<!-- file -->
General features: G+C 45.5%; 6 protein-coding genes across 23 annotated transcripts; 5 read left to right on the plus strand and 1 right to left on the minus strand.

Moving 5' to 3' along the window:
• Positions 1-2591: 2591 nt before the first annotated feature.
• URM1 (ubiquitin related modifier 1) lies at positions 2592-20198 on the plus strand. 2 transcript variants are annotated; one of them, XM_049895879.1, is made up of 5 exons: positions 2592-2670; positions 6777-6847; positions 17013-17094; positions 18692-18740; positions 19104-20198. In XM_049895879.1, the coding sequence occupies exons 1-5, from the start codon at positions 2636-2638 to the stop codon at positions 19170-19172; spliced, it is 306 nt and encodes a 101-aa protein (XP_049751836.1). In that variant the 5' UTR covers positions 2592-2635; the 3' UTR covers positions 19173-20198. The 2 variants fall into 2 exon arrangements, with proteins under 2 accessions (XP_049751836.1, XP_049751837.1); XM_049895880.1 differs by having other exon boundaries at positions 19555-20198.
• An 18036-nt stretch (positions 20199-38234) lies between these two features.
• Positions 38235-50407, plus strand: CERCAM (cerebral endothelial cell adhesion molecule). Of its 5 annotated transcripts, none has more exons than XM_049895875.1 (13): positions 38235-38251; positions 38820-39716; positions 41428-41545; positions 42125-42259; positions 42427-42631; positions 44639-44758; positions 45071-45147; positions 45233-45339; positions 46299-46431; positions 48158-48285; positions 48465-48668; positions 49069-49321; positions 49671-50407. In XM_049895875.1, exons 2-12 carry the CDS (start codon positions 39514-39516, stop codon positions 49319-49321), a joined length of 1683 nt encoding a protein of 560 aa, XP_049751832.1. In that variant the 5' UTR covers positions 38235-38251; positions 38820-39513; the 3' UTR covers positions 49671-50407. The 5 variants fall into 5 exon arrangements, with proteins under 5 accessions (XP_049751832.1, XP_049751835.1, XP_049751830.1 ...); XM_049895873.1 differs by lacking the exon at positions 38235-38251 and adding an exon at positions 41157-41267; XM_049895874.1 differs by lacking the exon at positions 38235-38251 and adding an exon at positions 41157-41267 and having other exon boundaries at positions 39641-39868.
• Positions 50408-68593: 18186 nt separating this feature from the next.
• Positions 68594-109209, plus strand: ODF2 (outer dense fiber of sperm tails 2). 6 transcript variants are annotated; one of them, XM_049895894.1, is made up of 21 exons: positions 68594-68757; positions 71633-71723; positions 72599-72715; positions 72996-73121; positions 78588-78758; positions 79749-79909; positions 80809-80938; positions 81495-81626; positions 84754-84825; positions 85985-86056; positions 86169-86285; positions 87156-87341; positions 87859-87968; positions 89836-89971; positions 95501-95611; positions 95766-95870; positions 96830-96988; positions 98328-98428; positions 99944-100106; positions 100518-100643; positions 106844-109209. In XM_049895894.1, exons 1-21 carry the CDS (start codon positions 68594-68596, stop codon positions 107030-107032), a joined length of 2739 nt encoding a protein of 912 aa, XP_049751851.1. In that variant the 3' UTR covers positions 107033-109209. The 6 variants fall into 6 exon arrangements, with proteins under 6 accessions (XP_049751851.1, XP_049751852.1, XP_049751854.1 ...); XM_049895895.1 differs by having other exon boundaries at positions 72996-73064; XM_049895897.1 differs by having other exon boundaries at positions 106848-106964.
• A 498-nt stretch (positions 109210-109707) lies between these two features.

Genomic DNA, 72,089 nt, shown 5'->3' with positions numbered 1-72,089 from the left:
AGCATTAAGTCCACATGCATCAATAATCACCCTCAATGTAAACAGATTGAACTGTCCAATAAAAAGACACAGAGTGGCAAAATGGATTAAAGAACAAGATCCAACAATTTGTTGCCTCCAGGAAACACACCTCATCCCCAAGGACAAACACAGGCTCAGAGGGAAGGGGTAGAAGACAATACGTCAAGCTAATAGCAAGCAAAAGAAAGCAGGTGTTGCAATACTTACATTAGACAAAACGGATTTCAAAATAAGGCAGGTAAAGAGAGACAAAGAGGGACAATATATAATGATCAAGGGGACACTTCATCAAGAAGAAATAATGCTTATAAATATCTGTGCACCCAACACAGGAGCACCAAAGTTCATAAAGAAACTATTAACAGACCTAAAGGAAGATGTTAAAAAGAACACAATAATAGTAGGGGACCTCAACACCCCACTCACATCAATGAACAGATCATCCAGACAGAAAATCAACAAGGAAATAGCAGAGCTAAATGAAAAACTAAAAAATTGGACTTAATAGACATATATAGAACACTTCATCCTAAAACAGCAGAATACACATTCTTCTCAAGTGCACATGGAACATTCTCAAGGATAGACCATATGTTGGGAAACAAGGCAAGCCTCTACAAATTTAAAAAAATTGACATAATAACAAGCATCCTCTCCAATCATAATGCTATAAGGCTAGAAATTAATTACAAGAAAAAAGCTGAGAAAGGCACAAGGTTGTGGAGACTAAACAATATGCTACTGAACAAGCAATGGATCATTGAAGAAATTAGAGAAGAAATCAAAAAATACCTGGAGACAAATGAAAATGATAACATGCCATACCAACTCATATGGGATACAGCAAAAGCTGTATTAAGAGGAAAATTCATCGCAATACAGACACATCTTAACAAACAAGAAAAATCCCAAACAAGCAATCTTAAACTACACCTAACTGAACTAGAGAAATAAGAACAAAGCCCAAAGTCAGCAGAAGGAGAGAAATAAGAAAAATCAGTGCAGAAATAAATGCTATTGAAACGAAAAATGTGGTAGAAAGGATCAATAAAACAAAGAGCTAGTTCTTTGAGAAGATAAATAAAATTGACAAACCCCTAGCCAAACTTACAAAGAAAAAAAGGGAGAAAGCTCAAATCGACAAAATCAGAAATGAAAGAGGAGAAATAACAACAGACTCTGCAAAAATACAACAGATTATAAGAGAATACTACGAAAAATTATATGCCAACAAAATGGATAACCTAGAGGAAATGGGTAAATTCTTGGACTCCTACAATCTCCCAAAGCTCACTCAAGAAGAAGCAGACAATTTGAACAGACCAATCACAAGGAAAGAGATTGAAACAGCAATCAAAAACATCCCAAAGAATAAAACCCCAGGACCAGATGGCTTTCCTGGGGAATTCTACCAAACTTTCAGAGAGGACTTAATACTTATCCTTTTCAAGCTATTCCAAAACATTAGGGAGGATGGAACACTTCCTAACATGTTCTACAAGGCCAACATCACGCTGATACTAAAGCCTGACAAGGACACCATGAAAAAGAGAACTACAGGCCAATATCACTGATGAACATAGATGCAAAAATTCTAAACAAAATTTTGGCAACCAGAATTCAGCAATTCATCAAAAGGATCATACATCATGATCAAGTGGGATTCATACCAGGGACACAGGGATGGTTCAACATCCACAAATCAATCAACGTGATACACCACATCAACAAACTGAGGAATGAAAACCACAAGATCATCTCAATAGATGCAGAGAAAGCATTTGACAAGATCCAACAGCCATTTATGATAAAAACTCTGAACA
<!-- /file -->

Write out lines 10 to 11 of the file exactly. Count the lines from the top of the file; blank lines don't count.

Genomic DNA, 72,089 nt, shown 5'->3' with positions numbered 1-72,089 from the left:
AGCATTAAGTCCACATGCATCAATAATCACCCTCAATGTAAACAGATTGAACTGTCCAATAAAAAGACACAGAGTGGCAAAATGGATTAAAGAACAAGATCCAACAATTTGTTGCCTCCAGGAAACACACCTCATCCCCAAGGACAAACACAGGCTCAGAGGGAAGGGGTAGAAGACAATACGTCAAGCTAATAGCAAGCAAAAGAAAGCAGGTGTTGCAATACTTACATTAGACAAAACGGATTTCAAAATAAGGCAGGTAAAGAGAGACAAAGAGGGACAATATATAATGATCAAGGGGACACTTCATCAAGAAGAAATAATGCTTATAAATATCTGTGCACCCAACACAGGAGCACCAAAGTTCATAAAGAAACTATTAACAGACCTAAAGGAAGATGTTAAAAAGAACACAATAATAGTAGGGGACCTCAACACCCCACTCACATCAATGAACAGATCATCCAGACAGAAAATCAACAAGGAAATAGCAGAGCTAAATGAAAAACTAAAAAATTGGACTTAATAGACATATATAGAACACTTCATCCTAAAACAGCAGAATACACATTCTTCTCAAGTGCACATGGAACATTCTCAAGGATAGACCATATGTTGGGAAACAAGGCAAGCCTCTACAAATTTAAAAAAATTGACATAATAACAAGCATCCTCTCCAATCATAATGCTATAAGGCTAGAAATTAATTACAAGAAAAAAGCTGAGAAAGGCACAAGGTTGTGGAGACTAAACAATATGCTACTGAACAAGCAATGGATCATTGAAGAAATTAGAGAAGAAATCAAAAAATACCTGGAGACAAATGAAAATGATAACATGCCATACCAACTCATATGGGATACAGCAAAAGCTGTATTAAGAGGAAAATTCATCGCAATACAGACACATCTTAACAAACAAGAAAAATCCCAAACAAGCAATCTTAAACTACACCTAACTGAACTAGAGAAATAAGAACAAAGCCCAAAGTCAGCAGAAGGAGAGAAATAAGAAAAATCAGTGCAGAAATAAATGCTATTGAAACGAAAAATGTGGTAGAAAGGATCAATAAAACAAAGAGCTAGTTCTTTGAGAAGATAAATAAAATTGACAAACCCCTAGCCAAACTTACAAAGAAAAAAAGGGAGAAAGCTCAAATCGACAAAATCAGAAATGAAAGAGGAGAAATAACAACAGACTCTGCAAAAATACAACAGATTATAAGAGAATACTACGAAAAATTATATGCCAACAAAATGGATAACCTAGAGGAAATGGGTAAATTCTTGGACTCCTACAATCTCCCAAAGCTCACTCAAGAAGAAGCAGACAATTTGAACAGACCAATCACAAGGAAAGAGATTGAAACAGCAATCAAAAACATCCCAAAGAATAAAACCCCAGGACCAGATGGCTTTCCTGGGGAATTCTACCAAACTTTCAGAGAGGACTTAATACTTATCCTTTTCAAGCTATTCCAAAACATTAGGGAGGATGGAACACTTCCTAACATGTTCTACAAGGCCAACATCACGCTGATACTAAAGCCTGACAAGGACACCATGAAAAAGAGAACTACAGGCCAATATCACTGATGAACATAGATGCAAAAATTCTAAACAAAATTTTGGCAACCAGAATTCAGCAATTCATCAAAAGGATCATACATCATGATCAAGTGGGATTCATACCAGGGACACAGGGATGGTTCAACATCCACAAATCAATCAACGTGATACACCACATCAACAAACTGAGGAATGAAAACCACAAGATCATCTCAATAGATGCAGAGAAAGCATTTGACAAGATCCAACAGCCATTTATGATAAAAACTCTGAACA